Is America’s defense establishment learning from setbacks abroad?

British military historian Correlli Barnett famously coined the phrase “war is the great auditor of institutions,” in his 1986 book on Britain’s limited and ill-equipped wartime industrial capacity during the Second World War. Barnett posits that Britain did not adequately invest in and value industry, technology and innovation, while it concurrently expended capital on social welfare programs. Barnett argues that this deficiency at the war’s outset prevented Britain from transitioning to a wartime economy that could produce at scale and quickly adapt to the ever-changing needs of the battlefield. His argument essentially comes down to the notion that nations can’t straddle the fence when it comes to “guns or butter.”

In the past week, we’ve seen a series of troubling, but not surprising reports that some of the most expensive and technologically advanced weapons the U.S. has provided Ukraine are failing to hit their targets at staggering rates due to the almost ubiquitous employment of simple Russian Electronic Warfare (EW) countermeasures. Specifically, weapons such as the Excalibur and Guided Multiple Launch Rocket System (GMLRS) rely on GPS to hit their designated targets. However, inexpensive Russian EW platforms can easily jam satellite signals and cause rounds to hit nothing of value. How has our domestic defense industry responded? Quite predictably, slowly and with a less than desirable success rate.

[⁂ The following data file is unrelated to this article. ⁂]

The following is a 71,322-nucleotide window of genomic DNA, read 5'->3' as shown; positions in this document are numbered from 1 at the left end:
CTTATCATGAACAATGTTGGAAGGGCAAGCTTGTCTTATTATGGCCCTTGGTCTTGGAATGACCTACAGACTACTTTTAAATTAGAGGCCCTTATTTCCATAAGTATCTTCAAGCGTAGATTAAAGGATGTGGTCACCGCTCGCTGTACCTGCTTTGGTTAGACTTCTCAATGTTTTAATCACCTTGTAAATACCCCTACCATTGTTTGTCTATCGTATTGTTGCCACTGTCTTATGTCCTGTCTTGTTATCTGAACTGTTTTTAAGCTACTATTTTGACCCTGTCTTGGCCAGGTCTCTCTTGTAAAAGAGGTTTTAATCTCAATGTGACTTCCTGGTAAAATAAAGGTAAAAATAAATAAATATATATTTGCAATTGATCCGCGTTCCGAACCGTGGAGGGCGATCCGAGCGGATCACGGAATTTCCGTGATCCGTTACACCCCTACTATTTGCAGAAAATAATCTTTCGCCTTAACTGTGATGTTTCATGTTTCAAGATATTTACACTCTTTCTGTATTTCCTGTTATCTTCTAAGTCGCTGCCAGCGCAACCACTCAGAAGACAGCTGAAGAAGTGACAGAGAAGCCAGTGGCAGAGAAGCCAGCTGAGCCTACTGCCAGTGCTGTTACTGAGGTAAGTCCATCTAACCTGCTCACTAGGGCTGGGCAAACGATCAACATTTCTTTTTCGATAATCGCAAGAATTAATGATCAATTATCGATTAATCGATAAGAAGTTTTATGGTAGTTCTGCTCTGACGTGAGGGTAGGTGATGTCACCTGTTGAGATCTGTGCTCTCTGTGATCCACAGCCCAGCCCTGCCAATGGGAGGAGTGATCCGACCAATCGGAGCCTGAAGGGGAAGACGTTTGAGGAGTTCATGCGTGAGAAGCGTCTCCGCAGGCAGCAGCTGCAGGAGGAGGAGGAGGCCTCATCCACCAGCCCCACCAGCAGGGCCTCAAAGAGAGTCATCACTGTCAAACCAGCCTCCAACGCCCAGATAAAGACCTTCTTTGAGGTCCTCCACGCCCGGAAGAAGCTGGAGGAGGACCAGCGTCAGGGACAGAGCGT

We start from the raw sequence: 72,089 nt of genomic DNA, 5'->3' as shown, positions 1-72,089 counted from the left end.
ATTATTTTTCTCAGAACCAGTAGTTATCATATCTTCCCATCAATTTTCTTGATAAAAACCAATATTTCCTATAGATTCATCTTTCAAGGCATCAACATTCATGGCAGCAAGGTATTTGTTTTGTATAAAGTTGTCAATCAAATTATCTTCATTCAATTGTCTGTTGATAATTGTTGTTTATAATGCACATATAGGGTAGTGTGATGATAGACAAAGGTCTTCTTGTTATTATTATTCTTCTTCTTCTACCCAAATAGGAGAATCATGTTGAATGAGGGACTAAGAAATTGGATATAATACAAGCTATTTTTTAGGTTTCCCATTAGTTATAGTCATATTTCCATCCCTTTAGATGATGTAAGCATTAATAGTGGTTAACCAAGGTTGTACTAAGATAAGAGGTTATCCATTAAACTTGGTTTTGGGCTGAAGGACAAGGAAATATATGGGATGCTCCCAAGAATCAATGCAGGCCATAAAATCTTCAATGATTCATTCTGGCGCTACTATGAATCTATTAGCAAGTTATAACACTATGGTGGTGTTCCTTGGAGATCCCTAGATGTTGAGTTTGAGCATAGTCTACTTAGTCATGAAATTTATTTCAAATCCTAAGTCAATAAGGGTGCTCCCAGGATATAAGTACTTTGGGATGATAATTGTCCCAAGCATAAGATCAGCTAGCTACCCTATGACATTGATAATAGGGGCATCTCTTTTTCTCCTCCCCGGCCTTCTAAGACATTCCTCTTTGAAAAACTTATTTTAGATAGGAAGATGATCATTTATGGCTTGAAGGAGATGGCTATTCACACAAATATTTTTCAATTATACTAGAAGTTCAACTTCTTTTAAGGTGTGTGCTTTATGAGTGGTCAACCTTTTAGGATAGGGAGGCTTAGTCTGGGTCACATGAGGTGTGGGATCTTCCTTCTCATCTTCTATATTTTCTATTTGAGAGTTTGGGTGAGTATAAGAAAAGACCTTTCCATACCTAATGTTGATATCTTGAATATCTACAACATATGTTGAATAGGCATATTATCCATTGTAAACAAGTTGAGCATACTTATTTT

As a member of the Armed Services Committee, and the Subcommittee on Cyber, Innovative Technologies, and Information Systems (CITI), I worry that Barnett’s observation of World War II-era Britain may also characterize the U.S. today.

At a CITI hearing two months ago on the topic of the Department of Defense’s (DOD) checkered history with innovation, Daniel Pratt of the Hudson Institute stated, “once a conflict begins, adaptability and scaling drive outcomes.” Pratt then specifically noted the war in Ukraine and said, “the peak efficiency of a new weapon system is only about two weeks before countermeasures emerge.”

This begs the question: Is the Pentagon, given its incredible size and tendency to focus on endeavors other than warfighting, capable of shifting this quickly? The answer, at the moment, is most definitely no.

My concern over the DOD’s lack of urgency in comparison to that of our adversaries grows with each such report. Our adversaries are studying and watching how U.S.-produced weapons are performing in Ukraine. With every successful Russian effort to thwart U.S. weapons, the Pentagon and our defense industry must take note to learn, adapt and put in place measures to allow our equipment to be successful in battle.

National security is not an arena where hope is a strategy. Based on the Biden administration’s predisposition towards using the DOD as yet another medium to advance its social agenda, there’s a sense that this administration is simply hoping war is not in this country’s future. This is not only horribly naive, it’s bound to yield catastrophic, deadly results in the increasingly likely scenario that the U.S. does find itself in a hot war with one or more of our adversaries.

The prospect of future armed conflict with a near-peer adversary increases by the day for the U.S. The reports of our weapon failures in Ukraine should raise the alarm for our defense establishment and industry to prioritize innovation and lethality over domestic policies that masquerade as mission critical initiatives.

After all, any avid student of history should be reminded of the words of Russian revolutionary Leon Trotsky, who notoriously said, “you may not be interested in war, but war is interested in you.”

Pat Fallon represents Texas’s 4th District in the U.S. House of Representatives. An Air Force Veteran, he is a member of the House Armed Services Committee and the House Committee on Oversight and Accountability.

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